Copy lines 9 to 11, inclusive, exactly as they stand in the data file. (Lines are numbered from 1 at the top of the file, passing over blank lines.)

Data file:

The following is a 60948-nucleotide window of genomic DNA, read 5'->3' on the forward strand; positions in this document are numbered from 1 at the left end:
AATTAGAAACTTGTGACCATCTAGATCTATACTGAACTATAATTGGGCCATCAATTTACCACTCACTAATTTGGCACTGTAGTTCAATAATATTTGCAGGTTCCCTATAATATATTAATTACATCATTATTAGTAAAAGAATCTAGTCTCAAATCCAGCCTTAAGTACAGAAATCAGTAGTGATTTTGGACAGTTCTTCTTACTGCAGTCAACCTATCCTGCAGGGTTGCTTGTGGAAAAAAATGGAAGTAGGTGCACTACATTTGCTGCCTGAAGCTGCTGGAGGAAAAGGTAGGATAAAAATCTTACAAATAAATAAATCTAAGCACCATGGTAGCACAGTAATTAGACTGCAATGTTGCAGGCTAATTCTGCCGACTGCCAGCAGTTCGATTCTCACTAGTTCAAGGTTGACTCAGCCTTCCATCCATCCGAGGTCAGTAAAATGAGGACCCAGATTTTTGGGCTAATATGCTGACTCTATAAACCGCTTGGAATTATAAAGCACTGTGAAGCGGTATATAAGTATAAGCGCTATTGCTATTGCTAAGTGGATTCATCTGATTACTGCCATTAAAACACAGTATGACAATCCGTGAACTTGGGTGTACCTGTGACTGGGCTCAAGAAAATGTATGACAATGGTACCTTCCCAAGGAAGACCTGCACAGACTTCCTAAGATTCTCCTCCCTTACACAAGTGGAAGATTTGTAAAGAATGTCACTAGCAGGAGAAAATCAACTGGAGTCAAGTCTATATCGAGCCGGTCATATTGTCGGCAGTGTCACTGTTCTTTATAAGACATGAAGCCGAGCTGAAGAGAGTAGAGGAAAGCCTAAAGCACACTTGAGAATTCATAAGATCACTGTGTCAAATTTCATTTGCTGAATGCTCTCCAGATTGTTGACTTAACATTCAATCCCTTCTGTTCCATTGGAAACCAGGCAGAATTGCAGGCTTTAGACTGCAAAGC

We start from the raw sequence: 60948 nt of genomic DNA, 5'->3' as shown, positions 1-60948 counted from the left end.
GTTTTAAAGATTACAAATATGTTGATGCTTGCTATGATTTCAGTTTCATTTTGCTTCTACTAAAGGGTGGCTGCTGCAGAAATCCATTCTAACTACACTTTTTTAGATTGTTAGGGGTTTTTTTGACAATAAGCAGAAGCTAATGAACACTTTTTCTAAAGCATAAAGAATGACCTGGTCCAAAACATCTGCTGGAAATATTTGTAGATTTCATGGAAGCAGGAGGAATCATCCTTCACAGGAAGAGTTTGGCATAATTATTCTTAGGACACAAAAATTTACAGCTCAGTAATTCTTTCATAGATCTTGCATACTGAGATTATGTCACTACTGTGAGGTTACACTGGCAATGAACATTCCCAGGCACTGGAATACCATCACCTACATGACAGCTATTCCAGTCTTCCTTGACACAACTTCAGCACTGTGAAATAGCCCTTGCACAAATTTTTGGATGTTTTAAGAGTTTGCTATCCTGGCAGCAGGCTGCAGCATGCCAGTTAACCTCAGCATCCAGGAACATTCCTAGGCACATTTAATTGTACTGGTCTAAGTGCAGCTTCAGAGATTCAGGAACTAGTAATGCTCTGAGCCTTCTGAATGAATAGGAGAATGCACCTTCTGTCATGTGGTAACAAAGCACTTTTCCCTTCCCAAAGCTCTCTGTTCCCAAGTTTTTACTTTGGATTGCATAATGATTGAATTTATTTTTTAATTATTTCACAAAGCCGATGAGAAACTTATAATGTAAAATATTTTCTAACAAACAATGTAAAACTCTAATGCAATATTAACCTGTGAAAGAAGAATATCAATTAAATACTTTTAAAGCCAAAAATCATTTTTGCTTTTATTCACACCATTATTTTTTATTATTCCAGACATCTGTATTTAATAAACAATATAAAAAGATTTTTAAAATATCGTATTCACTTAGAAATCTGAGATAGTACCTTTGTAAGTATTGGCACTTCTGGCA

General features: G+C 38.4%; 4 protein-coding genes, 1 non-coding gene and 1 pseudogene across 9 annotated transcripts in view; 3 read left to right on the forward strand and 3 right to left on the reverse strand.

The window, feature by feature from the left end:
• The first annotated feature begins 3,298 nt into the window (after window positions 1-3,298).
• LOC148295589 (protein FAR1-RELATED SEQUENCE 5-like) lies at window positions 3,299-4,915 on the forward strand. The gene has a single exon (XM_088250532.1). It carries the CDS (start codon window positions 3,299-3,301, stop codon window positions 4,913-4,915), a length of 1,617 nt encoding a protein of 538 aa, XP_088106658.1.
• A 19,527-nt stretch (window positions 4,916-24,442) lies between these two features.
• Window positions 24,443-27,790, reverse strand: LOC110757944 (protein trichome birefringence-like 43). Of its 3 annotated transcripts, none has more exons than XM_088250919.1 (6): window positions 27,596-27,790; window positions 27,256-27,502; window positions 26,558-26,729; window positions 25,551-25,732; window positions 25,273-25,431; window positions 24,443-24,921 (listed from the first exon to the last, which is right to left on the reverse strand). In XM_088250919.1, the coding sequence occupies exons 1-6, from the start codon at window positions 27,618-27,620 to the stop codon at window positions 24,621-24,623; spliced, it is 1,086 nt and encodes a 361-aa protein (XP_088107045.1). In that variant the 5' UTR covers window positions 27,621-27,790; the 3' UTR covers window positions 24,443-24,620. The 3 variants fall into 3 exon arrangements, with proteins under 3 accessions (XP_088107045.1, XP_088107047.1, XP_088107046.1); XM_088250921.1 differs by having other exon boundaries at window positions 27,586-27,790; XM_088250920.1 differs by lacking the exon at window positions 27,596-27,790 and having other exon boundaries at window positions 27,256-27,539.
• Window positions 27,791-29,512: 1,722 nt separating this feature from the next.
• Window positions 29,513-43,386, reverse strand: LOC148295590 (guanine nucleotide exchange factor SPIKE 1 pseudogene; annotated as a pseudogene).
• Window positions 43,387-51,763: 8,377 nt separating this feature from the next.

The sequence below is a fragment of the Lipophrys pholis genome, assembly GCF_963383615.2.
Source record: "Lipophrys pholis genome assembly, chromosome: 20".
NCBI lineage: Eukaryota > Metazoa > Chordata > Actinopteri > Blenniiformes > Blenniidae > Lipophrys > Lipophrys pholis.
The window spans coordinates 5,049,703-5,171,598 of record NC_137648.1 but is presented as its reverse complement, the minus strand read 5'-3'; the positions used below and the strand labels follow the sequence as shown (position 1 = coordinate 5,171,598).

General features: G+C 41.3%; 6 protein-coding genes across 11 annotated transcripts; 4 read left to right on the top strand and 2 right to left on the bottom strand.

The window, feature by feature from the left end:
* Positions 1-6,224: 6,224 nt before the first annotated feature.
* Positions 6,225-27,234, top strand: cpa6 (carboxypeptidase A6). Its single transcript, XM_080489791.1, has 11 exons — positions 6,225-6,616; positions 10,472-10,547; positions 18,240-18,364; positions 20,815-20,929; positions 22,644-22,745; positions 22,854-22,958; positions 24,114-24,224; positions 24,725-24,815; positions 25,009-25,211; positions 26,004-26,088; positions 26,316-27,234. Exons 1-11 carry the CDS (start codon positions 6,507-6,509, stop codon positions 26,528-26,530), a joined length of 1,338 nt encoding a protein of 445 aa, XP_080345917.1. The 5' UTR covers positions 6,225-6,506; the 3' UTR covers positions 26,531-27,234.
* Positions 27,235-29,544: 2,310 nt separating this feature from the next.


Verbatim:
• A 19,527-nt stretch (window positions 4,916-24,442) lies between these two features.
• Window positions 24,443-27,790, reverse strand: LOC110757944 (protein trichome birefringence-like 43). Of its 3 annotated transcripts, none has more exons than XM_088250919.1 (6): window positions 27,596-27,790; window positions 27,256-27,502; window positions 26,558-26,729; window positions 25,551-25,732; window positions 25,273-25,431; window positions 24,443-24,921 (listed from the first exon to the last, which is right to left on the reverse strand). In XM_088250919.1, the coding sequence occupies exons 1-6, from the start codon at window positions 27,618-27,620 to the stop codon at window positions 24,621-24,623; spliced, it is 1,086 nt and encodes a 361-aa protein (XP_088107045.1). In that variant the 5' UTR covers window positions 27,621-27,790; the 3' UTR covers window positions 24,443-24,620. The 3 variants fall into 3 exon arrangements, with proteins under 3 accessions (XP_088107045.1, XP_088107047.1, XP_088107046.1); XM_088250921.1 differs by having other exon boundaries at window positions 27,586-27,790; XM_088250920.1 differs by lacking the exon at window positions 27,596-27,790 and having other exon boundaries at window positions 27,256-27,539.
• Window positions 27,791-29,512: 1,722 nt separating this feature from the next.